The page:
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The Use and Misuse of Hypnosis in Court

  • Martin T. Orne
Part of the Critical Issues in American Psychiatry and the Law book series (CIAP, volume 2)

Abstract

Over the years, much of the forensic interest in hypnosis has dealt with the question of whether an individual can be compelled to carry out antisocial behavior* and the implications that such a possibility would have for the concept of legal responsibility. More recently, however, there has been a sudden upsurge of legal cases throughout the country which have involved the use of hypnosis in an entirely different context. These cases employ hypnosis (a) to enhance defendants’ memories in order to bring out new information which might clear them of accusations against them, or (b) to increase the recall of witnesses or victims who have observed a crime, either to facilitate the pretrial investigation or to enhance memory sufficiently so that following hypnosis the individuals can serve as eyewitnesses in court. Finally, hypnosis has been used to help in the psychological and psychiatric evaluation of defendants, especially to determine their state of mind (Kline,1979). Although this application will not be discussed substantively in this essay, all the limitations of hypnosis for the proof of fact generally apply even more strongly to its use to document the fact of a state of mind.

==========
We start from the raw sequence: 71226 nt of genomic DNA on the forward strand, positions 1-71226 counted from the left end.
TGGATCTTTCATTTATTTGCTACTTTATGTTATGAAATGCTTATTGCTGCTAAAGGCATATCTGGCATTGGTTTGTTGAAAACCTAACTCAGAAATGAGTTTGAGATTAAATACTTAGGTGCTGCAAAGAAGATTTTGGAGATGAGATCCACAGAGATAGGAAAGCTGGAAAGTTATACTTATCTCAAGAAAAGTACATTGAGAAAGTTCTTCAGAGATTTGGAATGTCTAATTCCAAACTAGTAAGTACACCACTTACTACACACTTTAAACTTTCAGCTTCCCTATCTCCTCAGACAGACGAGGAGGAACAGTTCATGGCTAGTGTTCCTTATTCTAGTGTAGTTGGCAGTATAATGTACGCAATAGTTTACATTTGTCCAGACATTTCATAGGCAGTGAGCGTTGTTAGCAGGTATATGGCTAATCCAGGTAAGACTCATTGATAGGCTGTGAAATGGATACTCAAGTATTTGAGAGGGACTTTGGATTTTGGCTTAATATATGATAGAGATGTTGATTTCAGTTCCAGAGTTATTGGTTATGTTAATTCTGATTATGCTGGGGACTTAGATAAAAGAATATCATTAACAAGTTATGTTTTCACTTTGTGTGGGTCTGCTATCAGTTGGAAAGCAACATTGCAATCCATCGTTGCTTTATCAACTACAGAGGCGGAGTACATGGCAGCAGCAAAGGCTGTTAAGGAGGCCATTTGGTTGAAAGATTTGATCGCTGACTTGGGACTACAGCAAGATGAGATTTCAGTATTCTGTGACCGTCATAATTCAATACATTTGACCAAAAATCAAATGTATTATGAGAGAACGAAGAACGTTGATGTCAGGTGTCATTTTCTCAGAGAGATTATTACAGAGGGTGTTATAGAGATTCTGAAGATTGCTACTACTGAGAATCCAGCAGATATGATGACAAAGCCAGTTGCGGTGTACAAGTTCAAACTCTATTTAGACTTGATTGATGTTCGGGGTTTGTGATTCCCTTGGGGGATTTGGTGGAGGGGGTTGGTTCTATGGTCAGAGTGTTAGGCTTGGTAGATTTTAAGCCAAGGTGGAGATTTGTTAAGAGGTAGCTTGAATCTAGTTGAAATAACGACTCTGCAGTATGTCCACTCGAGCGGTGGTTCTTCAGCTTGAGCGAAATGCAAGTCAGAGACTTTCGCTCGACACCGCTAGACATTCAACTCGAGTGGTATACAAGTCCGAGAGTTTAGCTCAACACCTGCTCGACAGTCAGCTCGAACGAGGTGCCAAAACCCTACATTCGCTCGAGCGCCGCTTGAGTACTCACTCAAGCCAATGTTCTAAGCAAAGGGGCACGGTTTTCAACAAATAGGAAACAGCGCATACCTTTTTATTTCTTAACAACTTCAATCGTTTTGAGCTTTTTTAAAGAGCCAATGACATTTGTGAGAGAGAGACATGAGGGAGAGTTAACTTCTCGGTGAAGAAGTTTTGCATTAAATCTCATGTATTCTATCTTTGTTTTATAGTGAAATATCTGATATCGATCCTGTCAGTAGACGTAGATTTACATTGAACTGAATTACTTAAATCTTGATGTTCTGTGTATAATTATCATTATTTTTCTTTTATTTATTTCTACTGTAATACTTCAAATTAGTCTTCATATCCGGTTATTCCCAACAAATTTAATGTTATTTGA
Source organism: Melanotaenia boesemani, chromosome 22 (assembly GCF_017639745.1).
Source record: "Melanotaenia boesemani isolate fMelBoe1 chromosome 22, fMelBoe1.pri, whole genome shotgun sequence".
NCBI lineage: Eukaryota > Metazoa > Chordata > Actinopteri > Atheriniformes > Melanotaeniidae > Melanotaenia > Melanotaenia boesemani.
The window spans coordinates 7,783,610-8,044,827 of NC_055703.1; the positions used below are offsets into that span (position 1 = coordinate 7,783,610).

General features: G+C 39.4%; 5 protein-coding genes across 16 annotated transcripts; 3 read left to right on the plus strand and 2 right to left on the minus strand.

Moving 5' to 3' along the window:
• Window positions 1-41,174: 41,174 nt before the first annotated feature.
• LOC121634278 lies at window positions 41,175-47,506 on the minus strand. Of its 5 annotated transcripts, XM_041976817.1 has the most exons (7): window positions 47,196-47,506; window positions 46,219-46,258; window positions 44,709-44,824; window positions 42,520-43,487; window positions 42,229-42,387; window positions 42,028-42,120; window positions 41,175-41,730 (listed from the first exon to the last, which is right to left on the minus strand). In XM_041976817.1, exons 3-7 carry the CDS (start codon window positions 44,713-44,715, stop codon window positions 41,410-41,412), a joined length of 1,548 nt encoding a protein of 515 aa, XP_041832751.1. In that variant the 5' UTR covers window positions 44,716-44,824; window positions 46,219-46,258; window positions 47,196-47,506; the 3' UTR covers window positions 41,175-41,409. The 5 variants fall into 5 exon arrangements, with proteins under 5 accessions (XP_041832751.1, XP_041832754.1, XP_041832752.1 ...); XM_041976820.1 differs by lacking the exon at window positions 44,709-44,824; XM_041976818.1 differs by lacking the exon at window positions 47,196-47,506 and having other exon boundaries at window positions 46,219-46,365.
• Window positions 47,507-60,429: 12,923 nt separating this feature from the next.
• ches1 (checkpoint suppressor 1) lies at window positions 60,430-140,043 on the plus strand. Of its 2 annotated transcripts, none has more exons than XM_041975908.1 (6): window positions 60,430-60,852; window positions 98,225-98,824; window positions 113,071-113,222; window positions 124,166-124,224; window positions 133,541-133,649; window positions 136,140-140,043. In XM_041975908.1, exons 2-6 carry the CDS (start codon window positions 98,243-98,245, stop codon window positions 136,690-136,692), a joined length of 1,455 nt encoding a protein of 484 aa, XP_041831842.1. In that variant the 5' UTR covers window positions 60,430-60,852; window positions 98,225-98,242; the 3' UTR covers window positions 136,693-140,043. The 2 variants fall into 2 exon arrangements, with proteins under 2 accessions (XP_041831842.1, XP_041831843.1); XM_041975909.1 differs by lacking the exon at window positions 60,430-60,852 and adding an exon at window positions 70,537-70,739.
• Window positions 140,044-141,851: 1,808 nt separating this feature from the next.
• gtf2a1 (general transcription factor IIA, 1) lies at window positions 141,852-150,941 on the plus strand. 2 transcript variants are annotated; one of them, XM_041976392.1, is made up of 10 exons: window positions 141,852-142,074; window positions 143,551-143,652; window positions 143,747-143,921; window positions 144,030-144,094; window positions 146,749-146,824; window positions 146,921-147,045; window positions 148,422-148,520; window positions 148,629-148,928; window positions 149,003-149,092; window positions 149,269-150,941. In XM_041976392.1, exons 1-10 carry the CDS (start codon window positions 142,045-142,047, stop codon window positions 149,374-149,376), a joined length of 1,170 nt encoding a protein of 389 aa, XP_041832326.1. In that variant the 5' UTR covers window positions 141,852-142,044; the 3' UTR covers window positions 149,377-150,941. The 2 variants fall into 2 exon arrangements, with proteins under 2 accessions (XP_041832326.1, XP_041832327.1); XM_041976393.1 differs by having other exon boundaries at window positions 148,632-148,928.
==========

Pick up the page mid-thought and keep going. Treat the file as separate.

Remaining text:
Keywords

Antisocial Behavior Abnormal Psychology Eyewitness Identification District Attorney Eyewitness Testimony 
These keywords were added by machine and not by the authors. This process is experimental and the keywords may be updated as the learning algorithm improves.

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Copyright information

© Plenum Press, New York 1985

Authors and Affiliations

  • Martin T. Orne
    • 1
  1. 1.The Institute of Pennsylvania HospitalUniversity of PennsylvaniaPhiladelphiaUSA

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